Two solutions of Sod's shock tube problem
Hi
When I was googling I found two solutions of the Sod's shock tube problem with the same initial conditions. In the given references, especially density profiles are different. My solution is the same as the second reference. Do you have any idea how there could be two solutions with the same initial conditions? The references are: 1. http://www.csun.edu/~jb715473/exampl...1d.htm#density 2. http://irfu.cea.fr/Projets/Site_hera...est_suite.html 
This is strange. I always get the first solution for this problem. This is a standard test case and you can see sample results in most books like Toro which show the first solution. Toro's book also has exact Riemann solution which you use for this problem.

Interestingly I get the first result with my 1D code but I get second one with my 3D code. I cannot figure out why this happens.

This is very strange. I concur that the first solution is the same as the one in Toro and is the result I obtain with my code using 1D or 3D tests.
If the results differs between 1 and 3D solvers is it to do with the storage and/or order of flux splitting? The second page is very interesting, though I'm somewhat concerned for anyone trying to replicate those results, for a 1D shock tube okay we should be able to do it, but for example the RayleighTaylor case, this result is very dependent on the order of accuracy of the code (and even which implementation e.g MUSCL or WENO etc) so I think while you would reproduce the basic bubble/spike image to get the exact same detail is most unlikely. Liska and Wendroff have a good paper showing it "Comparison of several difference schemes on 1D and 2D test problems for the Euler equations". Sorry, a bit off topic but I'm keen to hear a solution to the OP's question and reignite some interest in methods :) Mike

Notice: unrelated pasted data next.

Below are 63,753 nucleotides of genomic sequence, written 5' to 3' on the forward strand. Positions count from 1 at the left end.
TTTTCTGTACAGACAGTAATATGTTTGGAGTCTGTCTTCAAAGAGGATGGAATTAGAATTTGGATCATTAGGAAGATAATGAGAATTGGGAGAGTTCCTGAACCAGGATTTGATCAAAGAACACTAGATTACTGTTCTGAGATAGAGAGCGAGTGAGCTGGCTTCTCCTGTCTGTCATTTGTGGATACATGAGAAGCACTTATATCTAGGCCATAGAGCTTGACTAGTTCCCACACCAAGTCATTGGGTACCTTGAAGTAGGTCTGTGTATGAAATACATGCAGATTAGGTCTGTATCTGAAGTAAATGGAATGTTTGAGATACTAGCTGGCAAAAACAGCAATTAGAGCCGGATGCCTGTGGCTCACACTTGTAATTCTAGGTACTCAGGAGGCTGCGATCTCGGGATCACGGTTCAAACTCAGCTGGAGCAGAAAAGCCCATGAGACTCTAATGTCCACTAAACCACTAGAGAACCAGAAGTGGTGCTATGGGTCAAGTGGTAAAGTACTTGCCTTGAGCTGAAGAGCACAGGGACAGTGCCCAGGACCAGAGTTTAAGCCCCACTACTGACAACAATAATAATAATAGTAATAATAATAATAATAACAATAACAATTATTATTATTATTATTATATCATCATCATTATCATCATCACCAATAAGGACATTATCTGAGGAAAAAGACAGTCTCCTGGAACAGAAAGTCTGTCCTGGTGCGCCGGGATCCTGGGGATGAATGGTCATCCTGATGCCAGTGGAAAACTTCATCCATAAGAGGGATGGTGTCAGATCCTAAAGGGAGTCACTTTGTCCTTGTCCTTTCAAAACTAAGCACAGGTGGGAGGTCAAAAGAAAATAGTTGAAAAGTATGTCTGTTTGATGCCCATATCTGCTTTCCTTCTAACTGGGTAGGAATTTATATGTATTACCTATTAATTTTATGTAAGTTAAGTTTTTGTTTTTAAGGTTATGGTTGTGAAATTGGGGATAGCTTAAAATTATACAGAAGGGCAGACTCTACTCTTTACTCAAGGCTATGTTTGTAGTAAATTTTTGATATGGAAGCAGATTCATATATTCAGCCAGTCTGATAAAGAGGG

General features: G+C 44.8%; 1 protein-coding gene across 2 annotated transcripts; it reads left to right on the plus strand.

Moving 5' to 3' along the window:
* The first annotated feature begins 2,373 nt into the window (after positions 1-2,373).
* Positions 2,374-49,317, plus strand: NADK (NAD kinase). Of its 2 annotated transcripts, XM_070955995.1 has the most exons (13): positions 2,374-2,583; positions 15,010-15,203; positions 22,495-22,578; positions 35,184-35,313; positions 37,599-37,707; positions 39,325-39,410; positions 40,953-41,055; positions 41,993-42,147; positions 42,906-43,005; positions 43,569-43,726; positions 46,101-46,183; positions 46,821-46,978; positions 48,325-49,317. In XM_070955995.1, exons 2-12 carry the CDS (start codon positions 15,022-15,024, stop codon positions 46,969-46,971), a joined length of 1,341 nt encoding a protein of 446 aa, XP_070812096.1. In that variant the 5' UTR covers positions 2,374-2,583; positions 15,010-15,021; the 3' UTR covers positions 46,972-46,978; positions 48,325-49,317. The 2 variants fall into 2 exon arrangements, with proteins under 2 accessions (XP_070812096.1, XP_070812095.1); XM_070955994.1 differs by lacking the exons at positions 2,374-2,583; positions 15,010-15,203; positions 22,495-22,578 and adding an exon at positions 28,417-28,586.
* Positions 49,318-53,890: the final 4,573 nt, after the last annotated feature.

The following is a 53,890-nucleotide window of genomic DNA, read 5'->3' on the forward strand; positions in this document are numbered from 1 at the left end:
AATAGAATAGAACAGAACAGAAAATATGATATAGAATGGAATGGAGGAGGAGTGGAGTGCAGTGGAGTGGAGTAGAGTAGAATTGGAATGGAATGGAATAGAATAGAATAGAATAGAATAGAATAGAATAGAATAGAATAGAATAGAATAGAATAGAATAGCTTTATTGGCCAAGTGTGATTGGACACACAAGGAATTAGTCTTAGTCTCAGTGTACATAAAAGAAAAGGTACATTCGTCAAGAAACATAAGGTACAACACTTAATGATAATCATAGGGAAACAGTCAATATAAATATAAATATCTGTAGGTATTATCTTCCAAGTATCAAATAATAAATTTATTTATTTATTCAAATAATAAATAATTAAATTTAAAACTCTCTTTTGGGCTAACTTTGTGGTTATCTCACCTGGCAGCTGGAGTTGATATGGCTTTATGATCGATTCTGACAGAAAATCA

I tried 2nd order accuracy in space and 4th order in time however that only makes the solution to look sharper and "better". Still my answer is same as the second resource.

Sorry Orxan, my comments weren't really directed at the solution of the Sod problem, rather the other solutions on that page. I was just worried that if the latter data was a bit misleading the former could be too.
Certainly I wouldn't expect the order of accuracy to effect the Sod solution very much (definitely not in the manner here). This second solution is a mystery to me and I am eager to find the answer! Mike 
Are the 3d simulations in cartesian or spherical coordinates ? Perhaps the 3d simulations are obtaining radial solutions which would be different from plane shock tube solutions.

are there any experimental results?

the diagrams is told that are in t=.1s but it seems too much time and at this time equilibrium is almost reached.what time should be set accurately?

shock_tube
hi,
ı want to make difference of pressure to be shock but ı don how to do this, so can you help me ? 
is there any data about after reflection of shock from the wall? (pressure,density,temperature)

Instability in solution
Hi all,
I am trying to simulate sod's shock tube with Mccormack scheme (second order). I am getting infinite values, and solution becomes unstable very soon. Anyone has any idea what is going wrong. 
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If so, can I see your code? I am having the same issue and it is driving me crazy. 
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1. CFL is too large. 2. Incorrect way to compute flux. 3. inappropriate boundary condition. 4. simple mistake: for example , take "i" as “j". If you code blows very soon, there must be some fatal errors. I suggest you deal with the simple case first. Give an artificial initial conditions, say let density be a linear function in the whole computational domain. Debug step by step, see what you can dig. 
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I would like to ask if you have any experiences dealing discontinuities with minmod limiters. I got some problems with my code for 1D shock nozzle. I can get a convergent solution without limiters. But LaxWendroff oscillations occur at the discontinuity. Unfortunately, my code blows after adding a minmod limiter. By the way, I am trying a highorder method named Correction Procedure via Reconstruction (CPR). Finite Volume method coincides well with the exact solution. Good luck. 
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